How to Deal with Corrosion in Surface Preparation


A metal usually corrodes when it is in contact with both water and oxygen. Some metals corrode faster than others iron corrodes rapidly while gold hardly corrodes at all. The rate of corrosion can be increased by the presence of chemicals such as salt and sulphur dioxide, by an increase in temperature and by contact with other metals.

Around the home you usually prevent corrosion by painting the metal so protecting it against water and air. Indoors, it is generally good enough to use a general-purpose or metal primer and to keep the paintwork in reasonably good Condition. Outside on gutters, drainpipes, garden gates and metal window frames, for example you will have to think about dealing with any corrosion as soon as it appears and using a special corrosion-inhibiting primer.

Corrosion of metals containing iron is usually called rust, and once it gets a hold it is very difficult to eradicate. All unprotected metals containing iron rust rapidly and you should try to remove all traces of rust before you apply a primer. Painting over rust, even with bitumen, only hides the problem unless you use a rust-killing paint that will neutralise the existing rust and prevent further corrosion. You should consider whether the rusted item is worth renovating for example, badly rusted gutters and drainpipes can be cheaply and quickly replaced with plastic equivalents which will need very little maintenance.

Corrosion in Surface Preparation

Rust can be removed with cither mechanical strippers a wire brush or an abrasive disc fitted to an electric drill or by hand. Cup brushes and wheel brushes lilted to an electric drill remove surface rust well but, for large areas, you are likely to get the best results with a silicon carbide disc. However, you should be prepared to replace the paper disc quite often. Using a wire brush by hand is a useful method of removing loose flaking rust, but wire wool is better for surface rust. Whatever method you use, internal corners are tricky to get at.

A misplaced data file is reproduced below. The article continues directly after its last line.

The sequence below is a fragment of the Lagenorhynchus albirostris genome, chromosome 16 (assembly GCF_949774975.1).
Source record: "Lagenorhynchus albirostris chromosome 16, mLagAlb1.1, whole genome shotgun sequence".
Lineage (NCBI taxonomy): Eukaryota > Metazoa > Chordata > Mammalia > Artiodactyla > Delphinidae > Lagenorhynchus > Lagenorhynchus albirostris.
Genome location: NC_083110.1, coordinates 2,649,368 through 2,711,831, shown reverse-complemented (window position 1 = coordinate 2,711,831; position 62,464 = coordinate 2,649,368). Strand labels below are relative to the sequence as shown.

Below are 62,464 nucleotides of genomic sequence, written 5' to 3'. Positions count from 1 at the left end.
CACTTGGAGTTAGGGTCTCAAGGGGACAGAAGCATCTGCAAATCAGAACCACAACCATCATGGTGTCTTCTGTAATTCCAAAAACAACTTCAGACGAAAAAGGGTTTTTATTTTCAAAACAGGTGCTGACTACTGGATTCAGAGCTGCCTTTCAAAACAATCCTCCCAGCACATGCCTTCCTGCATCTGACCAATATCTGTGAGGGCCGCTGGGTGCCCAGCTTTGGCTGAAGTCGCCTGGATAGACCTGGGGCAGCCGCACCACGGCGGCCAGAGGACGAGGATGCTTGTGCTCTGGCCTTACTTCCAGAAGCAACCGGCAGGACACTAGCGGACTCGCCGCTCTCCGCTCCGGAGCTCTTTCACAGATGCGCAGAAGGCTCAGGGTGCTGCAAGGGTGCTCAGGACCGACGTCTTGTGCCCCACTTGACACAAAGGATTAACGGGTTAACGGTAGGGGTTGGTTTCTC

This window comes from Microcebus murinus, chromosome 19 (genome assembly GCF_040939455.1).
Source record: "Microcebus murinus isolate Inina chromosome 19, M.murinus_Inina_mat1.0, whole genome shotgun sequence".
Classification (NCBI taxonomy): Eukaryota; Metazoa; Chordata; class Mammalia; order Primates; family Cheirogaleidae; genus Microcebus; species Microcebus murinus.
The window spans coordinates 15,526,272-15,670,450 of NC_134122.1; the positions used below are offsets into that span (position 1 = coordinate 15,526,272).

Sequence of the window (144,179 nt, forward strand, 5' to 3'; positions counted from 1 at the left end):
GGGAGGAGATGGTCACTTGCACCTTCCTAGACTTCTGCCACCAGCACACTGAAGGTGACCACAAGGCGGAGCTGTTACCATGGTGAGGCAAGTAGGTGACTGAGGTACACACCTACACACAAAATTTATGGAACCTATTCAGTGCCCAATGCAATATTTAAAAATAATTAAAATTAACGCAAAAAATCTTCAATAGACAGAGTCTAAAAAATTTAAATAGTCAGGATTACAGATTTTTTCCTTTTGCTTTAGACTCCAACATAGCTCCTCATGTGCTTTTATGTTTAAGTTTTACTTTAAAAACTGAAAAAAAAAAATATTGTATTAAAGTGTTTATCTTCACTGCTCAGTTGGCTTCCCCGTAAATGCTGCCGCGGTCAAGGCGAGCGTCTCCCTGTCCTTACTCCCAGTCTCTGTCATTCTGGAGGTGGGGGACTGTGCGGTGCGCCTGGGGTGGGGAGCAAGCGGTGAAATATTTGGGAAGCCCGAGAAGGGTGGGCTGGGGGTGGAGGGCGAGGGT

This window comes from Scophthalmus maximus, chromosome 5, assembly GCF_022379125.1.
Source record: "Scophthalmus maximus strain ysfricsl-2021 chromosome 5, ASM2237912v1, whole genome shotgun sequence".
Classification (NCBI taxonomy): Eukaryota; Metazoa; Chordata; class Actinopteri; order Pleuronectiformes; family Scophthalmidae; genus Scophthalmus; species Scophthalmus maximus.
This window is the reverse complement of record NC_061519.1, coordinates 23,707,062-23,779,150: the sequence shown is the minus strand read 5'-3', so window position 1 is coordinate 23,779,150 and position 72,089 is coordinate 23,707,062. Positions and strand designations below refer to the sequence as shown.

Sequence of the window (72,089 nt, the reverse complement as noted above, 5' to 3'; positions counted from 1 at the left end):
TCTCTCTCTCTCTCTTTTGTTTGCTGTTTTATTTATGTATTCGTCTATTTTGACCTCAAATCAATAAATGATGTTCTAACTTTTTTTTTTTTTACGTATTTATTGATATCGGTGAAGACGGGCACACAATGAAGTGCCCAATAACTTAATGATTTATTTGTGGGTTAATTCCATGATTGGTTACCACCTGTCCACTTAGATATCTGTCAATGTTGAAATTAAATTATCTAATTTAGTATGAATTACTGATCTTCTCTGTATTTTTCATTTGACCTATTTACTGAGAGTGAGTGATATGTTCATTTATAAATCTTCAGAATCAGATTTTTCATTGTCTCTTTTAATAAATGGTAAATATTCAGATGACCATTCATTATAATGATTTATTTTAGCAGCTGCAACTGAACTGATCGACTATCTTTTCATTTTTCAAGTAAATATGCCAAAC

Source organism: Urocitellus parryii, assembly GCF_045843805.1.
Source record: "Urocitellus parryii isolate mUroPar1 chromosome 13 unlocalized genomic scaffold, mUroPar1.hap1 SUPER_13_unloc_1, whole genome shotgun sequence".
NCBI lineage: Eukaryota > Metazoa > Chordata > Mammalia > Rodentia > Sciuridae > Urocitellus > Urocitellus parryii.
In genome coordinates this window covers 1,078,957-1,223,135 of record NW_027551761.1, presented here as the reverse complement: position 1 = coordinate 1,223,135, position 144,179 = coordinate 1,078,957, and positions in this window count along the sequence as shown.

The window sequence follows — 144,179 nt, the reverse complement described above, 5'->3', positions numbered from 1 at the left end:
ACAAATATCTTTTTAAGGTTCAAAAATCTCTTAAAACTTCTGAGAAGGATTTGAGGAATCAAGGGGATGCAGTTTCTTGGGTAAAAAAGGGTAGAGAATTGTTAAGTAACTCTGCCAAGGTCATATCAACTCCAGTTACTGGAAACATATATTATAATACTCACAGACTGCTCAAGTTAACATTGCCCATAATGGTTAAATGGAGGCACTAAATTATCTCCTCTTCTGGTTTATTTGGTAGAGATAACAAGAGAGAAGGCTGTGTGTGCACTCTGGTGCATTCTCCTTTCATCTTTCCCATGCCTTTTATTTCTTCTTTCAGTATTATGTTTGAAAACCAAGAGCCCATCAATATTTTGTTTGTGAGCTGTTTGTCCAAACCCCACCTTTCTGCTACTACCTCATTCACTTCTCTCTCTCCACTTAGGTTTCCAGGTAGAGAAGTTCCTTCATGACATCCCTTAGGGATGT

Once all the rust has been removed, carry out any repair work necessary a glass fibre patch, say and paint all the exposed metal surfaces with zinc chromate primer. Make sure that the primer is thoroughly dry before you paint over it. On metal gutters, you could use a bitumen paint which works by keeping out moisture so the paint film must be complete. However, you will not be able to paint over the bitumen unless you apply a coat of aluminium spirit-based scaler first.

Future rust can be kept at bay by thoroughly preparing the surface (and removing all existing rust) and using a rust-inhibiting primer followed by an undercoat and one or two topcoats.

Although some metals which do not contain iron notably aluminium and zinc – can corrode, none do so to a harmful extent. In fact, the corrosive film on some of these metals is beneficial it becomes a passive protective film over the metal below.

Although you do need to paint metals such as aluminium or zinc to preserve them, you may want to do so for decorative reasons. To paint aluminium, lightly rub down the oxidised surface layer use very fine abrasive paper or steel wool lubricated with white spirit and then use the appropriate primer.

Do not rub down zinc this will expose a ‘fresh’ zinc surface and primers do not stick well to ‘fresh” zinc. When you want to paint something which has a zinc coating over iron or steel, avoid any surface preparation (apart from cleaning) prior to painting any rubbing down may remove some of the zinc plating, especially on edges and corners. Zinc should be primed with a calcium plumbate primer.

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About the Author: Jason Prickett loves to write about home maintenance and stuff you can do yourself instead of hiring any professional. His step by step guides will assist you in completing your home maintenance tasks.

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